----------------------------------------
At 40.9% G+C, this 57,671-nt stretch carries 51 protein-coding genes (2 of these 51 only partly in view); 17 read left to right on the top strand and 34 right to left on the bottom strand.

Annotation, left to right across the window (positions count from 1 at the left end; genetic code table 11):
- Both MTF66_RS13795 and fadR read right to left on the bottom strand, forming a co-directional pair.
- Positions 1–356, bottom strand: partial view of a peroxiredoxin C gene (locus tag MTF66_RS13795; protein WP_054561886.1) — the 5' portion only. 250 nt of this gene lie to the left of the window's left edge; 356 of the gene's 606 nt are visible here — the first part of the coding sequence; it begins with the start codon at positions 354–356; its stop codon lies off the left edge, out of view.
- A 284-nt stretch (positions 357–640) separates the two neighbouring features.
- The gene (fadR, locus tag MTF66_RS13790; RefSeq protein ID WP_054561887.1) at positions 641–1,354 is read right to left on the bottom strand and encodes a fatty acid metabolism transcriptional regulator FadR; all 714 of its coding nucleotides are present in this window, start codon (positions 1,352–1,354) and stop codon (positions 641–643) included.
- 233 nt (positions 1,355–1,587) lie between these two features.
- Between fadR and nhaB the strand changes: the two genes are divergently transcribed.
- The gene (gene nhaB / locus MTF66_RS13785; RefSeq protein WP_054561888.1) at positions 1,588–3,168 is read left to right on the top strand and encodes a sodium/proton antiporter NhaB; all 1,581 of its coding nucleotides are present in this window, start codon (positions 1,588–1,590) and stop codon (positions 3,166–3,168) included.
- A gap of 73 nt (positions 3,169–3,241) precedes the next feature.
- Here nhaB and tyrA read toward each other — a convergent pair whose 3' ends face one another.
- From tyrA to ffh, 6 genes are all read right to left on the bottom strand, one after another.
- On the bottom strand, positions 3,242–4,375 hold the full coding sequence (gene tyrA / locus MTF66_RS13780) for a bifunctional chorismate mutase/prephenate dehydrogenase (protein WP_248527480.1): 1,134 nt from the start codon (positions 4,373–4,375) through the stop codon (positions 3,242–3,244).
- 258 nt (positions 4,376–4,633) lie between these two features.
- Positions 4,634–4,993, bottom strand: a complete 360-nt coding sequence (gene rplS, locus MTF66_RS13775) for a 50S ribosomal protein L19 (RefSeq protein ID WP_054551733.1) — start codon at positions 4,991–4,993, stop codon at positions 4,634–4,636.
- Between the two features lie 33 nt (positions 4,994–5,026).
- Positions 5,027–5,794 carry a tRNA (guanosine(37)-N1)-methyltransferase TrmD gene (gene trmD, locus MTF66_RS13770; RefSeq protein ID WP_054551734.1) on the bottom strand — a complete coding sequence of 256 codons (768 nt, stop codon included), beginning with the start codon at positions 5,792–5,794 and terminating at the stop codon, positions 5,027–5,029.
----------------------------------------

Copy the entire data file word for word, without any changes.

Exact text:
At 40.9% G+C, this 57,671-nt stretch carries 51 protein-coding genes (2 of these 51 only partly in view); 17 read left to right on the top strand and 34 right to left on the bottom strand.

Annotation, left to right across the window (positions count from 1 at the left end; genetic code table 11):
- Both MTF66_RS13795 and fadR read right to left on the bottom strand, forming a co-directional pair.
- Positions 1–356, bottom strand: partial view of a peroxiredoxin C gene (locus tag MTF66_RS13795; protein WP_054561886.1) — the 5' portion only. 250 nt of this gene lie to the left of the window's left edge; 356 of the gene's 606 nt are visible here — the first part of the coding sequence; it begins with the start codon at positions 354–356; its stop codon lies off the left edge, out of view.
- A 284-nt stretch (positions 357–640) separates the two neighbouring features.
- The gene (fadR, locus tag MTF66_RS13790; RefSeq protein ID WP_054561887.1) at positions 641–1,354 is read right to left on the bottom strand and encodes a fatty acid metabolism transcriptional regulator FadR; all 714 of its coding nucleotides are present in this window, start codon (positions 1,352–1,354) and stop codon (positions 641–643) included.
- 233 nt (positions 1,355–1,587) lie between these two features.
- Between fadR and nhaB the strand changes: the two genes are divergently transcribed.
- The gene (gene nhaB / locus MTF66_RS13785; RefSeq protein WP_054561888.1) at positions 1,588–3,168 is read left to right on the top strand and encodes a sodium/proton antiporter NhaB; all 1,581 of its coding nucleotides are present in this window, start codon (positions 1,588–1,590) and stop codon (positions 3,166–3,168) included.
- A gap of 73 nt (positions 3,169–3,241) precedes the next feature.
- Here nhaB and tyrA read toward each other — a convergent pair whose 3' ends face one another.
- From tyrA to ffh, 6 genes are all read right to left on the bottom strand, one after another.
- On the bottom strand, positions 3,242–4,375 hold the full coding sequence (gene tyrA / locus MTF66_RS13780) for a bifunctional chorismate mutase/prephenate dehydrogenase (protein WP_248527480.1): 1,134 nt from the start codon (positions 4,373–4,375) through the stop codon (positions 3,242–3,244).
- 258 nt (positions 4,376–4,633) lie between these two features.
- Positions 4,634–4,993, bottom strand: a complete 360-nt coding sequence (gene rplS, locus MTF66_RS13775) for a 50S ribosomal protein L19 (RefSeq protein ID WP_054551733.1) — start codon at positions 4,991–4,993, stop codon at positions 4,634–4,636.
- Between the two features lie 33 nt (positions 4,994–5,026).
- Positions 5,027–5,794 carry a tRNA (guanosine(37)-N1)-methyltransferase TrmD gene (gene trmD, locus MTF66_RS13770; RefSeq protein ID WP_054551734.1) on the bottom strand — a complete coding sequence of 256 codons (768 nt, stop codon included), beginning with the start codon at positions 5,792–5,794 and terminating at the stop codon, positions 5,027–5,029.